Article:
• Question: According to evolution, the diversity of life is a result of chance occurrence. Doesn't that make evolution wildly improbable?

    Asked by ashleighlou to Betul, Bridget, Ceri-Wyn, Maria on 24 Jun 2010 in Categories: .
    • Photo: Bridget Waller

      Bridget Waller answered on 24 Jun 2010:

      Not at all! The principle of evolution is that not all individuals can survive and reproduce, so those that have an advantage are more likely to succeed and have babies. These characteristics stay on, and the unsuccessful ones die out. Its quite simple really! The ‘chance’ element is in the mutations that allow new strategies to develop, but the process is not about chance, but about ‘selection’. Does that answer your question? Do you agree?

    • Photo: Ceri-Wyn Thomas

      Ceri-Wyn Thomas answered on 24 Jun 2010:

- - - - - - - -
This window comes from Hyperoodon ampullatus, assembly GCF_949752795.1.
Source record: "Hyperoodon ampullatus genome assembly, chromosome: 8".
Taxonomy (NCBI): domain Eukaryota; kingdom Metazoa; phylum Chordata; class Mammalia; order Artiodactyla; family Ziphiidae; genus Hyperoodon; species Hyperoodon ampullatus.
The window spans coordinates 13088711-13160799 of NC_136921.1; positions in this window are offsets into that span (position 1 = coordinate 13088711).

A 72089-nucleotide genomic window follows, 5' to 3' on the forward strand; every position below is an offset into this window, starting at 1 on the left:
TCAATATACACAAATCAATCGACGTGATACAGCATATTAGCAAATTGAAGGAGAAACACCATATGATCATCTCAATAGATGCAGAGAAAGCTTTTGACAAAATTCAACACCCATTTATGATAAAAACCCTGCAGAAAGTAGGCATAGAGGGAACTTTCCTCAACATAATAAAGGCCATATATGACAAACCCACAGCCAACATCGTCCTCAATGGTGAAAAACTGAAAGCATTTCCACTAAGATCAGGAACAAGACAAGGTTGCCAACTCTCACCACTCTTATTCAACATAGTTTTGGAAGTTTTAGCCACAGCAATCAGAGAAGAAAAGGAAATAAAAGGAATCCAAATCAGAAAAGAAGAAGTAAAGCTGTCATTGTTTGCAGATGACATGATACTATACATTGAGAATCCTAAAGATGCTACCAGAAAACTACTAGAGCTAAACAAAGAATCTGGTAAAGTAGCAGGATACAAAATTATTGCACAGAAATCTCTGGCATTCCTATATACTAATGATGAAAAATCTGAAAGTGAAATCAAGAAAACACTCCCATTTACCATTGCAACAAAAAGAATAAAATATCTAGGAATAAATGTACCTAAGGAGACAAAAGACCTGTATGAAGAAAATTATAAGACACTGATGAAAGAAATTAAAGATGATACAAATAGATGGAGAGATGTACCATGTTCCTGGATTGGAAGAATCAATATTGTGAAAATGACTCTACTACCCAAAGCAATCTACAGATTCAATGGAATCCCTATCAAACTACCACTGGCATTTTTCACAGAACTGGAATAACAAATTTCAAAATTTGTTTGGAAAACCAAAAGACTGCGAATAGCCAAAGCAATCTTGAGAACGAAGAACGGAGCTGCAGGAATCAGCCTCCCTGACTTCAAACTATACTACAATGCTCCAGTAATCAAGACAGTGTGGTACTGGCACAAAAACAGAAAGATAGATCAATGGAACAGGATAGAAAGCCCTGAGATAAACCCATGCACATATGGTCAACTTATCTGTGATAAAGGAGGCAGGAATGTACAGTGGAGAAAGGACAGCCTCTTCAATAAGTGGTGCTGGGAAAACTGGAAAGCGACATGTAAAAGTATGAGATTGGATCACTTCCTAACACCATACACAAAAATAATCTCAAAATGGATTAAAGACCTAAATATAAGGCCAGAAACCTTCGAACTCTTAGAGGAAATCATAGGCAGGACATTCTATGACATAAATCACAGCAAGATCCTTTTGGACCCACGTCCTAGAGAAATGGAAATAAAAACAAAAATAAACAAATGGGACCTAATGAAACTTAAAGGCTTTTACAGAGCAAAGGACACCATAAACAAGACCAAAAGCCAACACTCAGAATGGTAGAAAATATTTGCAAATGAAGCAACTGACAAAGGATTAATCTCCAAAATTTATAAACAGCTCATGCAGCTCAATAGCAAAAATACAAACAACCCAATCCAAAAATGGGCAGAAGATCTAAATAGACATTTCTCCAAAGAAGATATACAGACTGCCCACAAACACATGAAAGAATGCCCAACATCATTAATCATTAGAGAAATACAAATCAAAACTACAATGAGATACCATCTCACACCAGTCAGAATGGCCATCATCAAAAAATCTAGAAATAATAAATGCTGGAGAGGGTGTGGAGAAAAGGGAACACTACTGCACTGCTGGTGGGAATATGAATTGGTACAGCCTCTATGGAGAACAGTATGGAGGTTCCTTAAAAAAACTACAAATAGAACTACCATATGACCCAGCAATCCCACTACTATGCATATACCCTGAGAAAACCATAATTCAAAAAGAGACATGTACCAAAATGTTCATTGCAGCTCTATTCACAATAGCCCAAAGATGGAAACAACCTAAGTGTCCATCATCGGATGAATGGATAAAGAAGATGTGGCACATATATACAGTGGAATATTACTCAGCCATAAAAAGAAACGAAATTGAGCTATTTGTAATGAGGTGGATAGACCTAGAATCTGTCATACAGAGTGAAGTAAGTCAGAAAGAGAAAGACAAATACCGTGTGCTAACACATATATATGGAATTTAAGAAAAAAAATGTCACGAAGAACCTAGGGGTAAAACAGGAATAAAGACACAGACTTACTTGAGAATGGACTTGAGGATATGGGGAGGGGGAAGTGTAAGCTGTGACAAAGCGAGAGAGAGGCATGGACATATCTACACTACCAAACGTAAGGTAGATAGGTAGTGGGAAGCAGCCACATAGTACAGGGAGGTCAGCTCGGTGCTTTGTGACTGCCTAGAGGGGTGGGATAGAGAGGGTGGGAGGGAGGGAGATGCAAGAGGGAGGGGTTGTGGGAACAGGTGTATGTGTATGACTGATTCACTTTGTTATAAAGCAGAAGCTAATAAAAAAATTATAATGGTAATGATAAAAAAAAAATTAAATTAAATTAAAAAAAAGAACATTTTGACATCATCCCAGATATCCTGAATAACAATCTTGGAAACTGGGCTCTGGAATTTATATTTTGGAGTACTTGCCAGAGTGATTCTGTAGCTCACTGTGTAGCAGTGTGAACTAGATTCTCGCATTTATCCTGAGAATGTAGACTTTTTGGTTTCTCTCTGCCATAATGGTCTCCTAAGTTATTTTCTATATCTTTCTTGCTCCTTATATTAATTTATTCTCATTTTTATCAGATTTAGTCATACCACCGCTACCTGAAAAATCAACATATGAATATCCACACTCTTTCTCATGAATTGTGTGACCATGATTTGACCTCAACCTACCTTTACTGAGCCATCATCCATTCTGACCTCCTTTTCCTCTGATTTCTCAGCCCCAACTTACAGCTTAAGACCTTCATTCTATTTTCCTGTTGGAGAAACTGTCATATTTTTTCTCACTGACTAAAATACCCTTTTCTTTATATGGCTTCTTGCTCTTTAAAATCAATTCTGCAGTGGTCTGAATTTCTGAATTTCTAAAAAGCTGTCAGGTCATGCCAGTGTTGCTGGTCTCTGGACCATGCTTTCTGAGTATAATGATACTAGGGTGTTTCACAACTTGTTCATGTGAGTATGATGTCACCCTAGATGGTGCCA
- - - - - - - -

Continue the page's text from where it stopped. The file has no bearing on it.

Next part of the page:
The only things that happen by chance are genetic mutations! The rest of evolution is not governed by chance at all! Mutations change the way our genes set out the blueprints for our development. This can sometimes cause our bodies to change- we might grow wings, change colour, become larger or even loose limbs! These changes will make us either well adapted or poorly adapted for our environment. If we are well adapted we will stand a better chance of surviving and passing on these beneficial mutations to our offspring. If we are poorly adapted we stand less chance of passing our altered genes to our offspring and those mutations will not make it into our gene pool. This is how natural selection works. Either an organism is well adapted for its environment or not. Natural selection relies on variability between organisms which creates competition for resources and competition for defending against predators. Also, changing environments also affect the course of a species’ evolution. Natural selection is governed b these factors, not random chance.